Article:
Thus, despite all of the efforts n the prior art, improved methods and apparatus for inserting an IUD into the uterus of a patient are needed.
The present invention addresses the aforementioned shortcomings of the prior art.
One aspect of the present invention provides an apparatus for safely inserting an IUD without the risk of causing an injury to the uterine wall of a patient. The apparatus according to this aspect of the present invention includes an elongate shaft having a proximal end and a distal end, wherein the shaft is adapted to retain the IUD adjacent the distal end. A first member having a leading end and a trailing end is slidably mounted on the elongate shaft and is adapted so that the leading end abuts the outer portion of a patient's cervix during insertion of the IUD into the uterus. A depth stop member is adjustably mounted on the elongate shaft and is arranged to abut the trailing end of the leading member when the distal end of the elongate shaft is advanced through the cervical canal of a patient to a preselected depth at the uterine fundus while the leading end of the first member remains in abutment with the outer portion of the cervix. Thus, a doctor or other qualified individual will insert the IUD to the proper depth at the uterine fundus of a patient without the risk of causing trauma to the wall of the patient's uterus.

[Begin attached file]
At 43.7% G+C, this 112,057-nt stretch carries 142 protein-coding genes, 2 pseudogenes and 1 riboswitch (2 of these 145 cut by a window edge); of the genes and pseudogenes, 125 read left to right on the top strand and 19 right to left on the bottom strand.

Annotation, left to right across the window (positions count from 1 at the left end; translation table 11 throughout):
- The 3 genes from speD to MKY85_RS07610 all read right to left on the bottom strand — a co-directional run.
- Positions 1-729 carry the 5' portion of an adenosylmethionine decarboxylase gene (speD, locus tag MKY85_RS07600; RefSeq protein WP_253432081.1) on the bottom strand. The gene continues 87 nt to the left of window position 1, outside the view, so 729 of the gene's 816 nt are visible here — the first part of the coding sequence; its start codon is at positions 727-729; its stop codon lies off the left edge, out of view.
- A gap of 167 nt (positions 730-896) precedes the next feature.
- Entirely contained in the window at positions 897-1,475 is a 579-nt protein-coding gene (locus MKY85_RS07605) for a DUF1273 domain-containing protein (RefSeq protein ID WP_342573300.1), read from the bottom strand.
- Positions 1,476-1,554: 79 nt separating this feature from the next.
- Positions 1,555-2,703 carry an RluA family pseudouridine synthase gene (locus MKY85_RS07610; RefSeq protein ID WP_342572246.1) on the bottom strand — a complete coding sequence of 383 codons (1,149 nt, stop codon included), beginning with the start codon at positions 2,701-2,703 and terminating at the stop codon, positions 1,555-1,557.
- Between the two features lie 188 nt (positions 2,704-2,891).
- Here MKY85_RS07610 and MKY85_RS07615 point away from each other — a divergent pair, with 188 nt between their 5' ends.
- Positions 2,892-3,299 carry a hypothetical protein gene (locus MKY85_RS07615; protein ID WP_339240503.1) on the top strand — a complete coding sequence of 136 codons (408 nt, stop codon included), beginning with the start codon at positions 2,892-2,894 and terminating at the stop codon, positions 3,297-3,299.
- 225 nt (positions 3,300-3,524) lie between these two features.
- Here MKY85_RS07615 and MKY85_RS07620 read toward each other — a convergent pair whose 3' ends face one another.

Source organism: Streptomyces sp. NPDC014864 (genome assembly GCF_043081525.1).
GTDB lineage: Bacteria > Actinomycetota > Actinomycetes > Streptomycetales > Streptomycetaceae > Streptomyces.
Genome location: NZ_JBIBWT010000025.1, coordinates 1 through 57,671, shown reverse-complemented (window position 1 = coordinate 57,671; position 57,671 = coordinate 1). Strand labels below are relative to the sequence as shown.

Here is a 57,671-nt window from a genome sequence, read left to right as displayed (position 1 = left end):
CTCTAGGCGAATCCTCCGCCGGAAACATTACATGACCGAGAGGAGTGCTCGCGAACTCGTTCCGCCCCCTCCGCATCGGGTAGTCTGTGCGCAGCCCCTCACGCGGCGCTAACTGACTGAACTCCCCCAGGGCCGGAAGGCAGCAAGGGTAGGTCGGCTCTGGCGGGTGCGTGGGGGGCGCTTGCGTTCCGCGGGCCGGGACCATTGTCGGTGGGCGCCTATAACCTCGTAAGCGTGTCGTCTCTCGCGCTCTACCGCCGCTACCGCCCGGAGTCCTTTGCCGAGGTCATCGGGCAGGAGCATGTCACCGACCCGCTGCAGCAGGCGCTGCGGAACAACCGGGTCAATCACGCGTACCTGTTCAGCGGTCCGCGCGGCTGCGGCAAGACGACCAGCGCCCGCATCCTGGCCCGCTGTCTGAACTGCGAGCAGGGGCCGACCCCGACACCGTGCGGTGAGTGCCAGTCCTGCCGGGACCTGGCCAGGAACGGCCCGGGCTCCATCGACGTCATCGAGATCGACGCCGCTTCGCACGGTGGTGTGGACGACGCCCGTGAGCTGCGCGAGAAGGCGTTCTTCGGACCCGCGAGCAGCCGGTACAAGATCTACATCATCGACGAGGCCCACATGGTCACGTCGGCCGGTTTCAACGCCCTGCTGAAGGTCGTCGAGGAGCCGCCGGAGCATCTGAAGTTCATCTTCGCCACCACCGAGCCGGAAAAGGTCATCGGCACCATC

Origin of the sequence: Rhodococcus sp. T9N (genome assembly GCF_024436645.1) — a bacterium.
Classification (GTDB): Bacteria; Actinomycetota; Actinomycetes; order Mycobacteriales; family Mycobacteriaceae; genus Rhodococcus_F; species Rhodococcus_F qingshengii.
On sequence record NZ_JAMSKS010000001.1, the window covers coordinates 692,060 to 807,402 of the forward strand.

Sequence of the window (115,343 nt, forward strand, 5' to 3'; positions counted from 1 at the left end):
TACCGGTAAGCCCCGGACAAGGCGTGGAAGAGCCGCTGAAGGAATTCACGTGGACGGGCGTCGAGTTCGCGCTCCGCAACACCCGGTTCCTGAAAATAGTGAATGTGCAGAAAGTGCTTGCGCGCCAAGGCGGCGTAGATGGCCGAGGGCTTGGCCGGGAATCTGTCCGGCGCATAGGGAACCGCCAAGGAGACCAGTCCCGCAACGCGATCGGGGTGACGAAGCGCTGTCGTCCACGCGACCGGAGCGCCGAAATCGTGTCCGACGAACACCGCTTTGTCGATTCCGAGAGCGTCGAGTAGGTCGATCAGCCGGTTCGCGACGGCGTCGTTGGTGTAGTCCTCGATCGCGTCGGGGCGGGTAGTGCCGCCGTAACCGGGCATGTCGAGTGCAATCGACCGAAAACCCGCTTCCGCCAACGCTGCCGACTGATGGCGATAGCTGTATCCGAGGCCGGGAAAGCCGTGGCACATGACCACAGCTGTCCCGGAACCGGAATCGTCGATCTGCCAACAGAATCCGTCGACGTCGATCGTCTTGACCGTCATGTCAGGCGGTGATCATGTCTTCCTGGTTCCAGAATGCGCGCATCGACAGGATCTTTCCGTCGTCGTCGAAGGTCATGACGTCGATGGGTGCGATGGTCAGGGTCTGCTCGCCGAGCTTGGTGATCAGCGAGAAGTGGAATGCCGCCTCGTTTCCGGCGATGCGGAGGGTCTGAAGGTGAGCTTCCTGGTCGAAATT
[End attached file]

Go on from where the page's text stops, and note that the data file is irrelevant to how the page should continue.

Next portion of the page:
In a particularly preferred arrangement, the first member of the IUD inserter is an arm retainer comprising a body. The body of the arm retainer is hollow so as to define a passageway therethrough from the trailing end to the leading end. The elongate shaft may comprise a hollow tube in which a part of the IUD is retained during insertion of same. In a particularly preferred arrangement, the widthwise dimension of the passageway through the arm retainer is narrower at the leading end that it is at the trailing end. Thus, the expandable arms on the IUD are gradually folded as the IUD and inserter tube are advanced distally into the passageway through the trailing end of the arm retainer and toward the leading end thereof. The arm retainer desirably includes a collar formed about the leading end. The collar is arranged to abut the outer portion of a patient's cervix during insertion of the IUD into the uterus.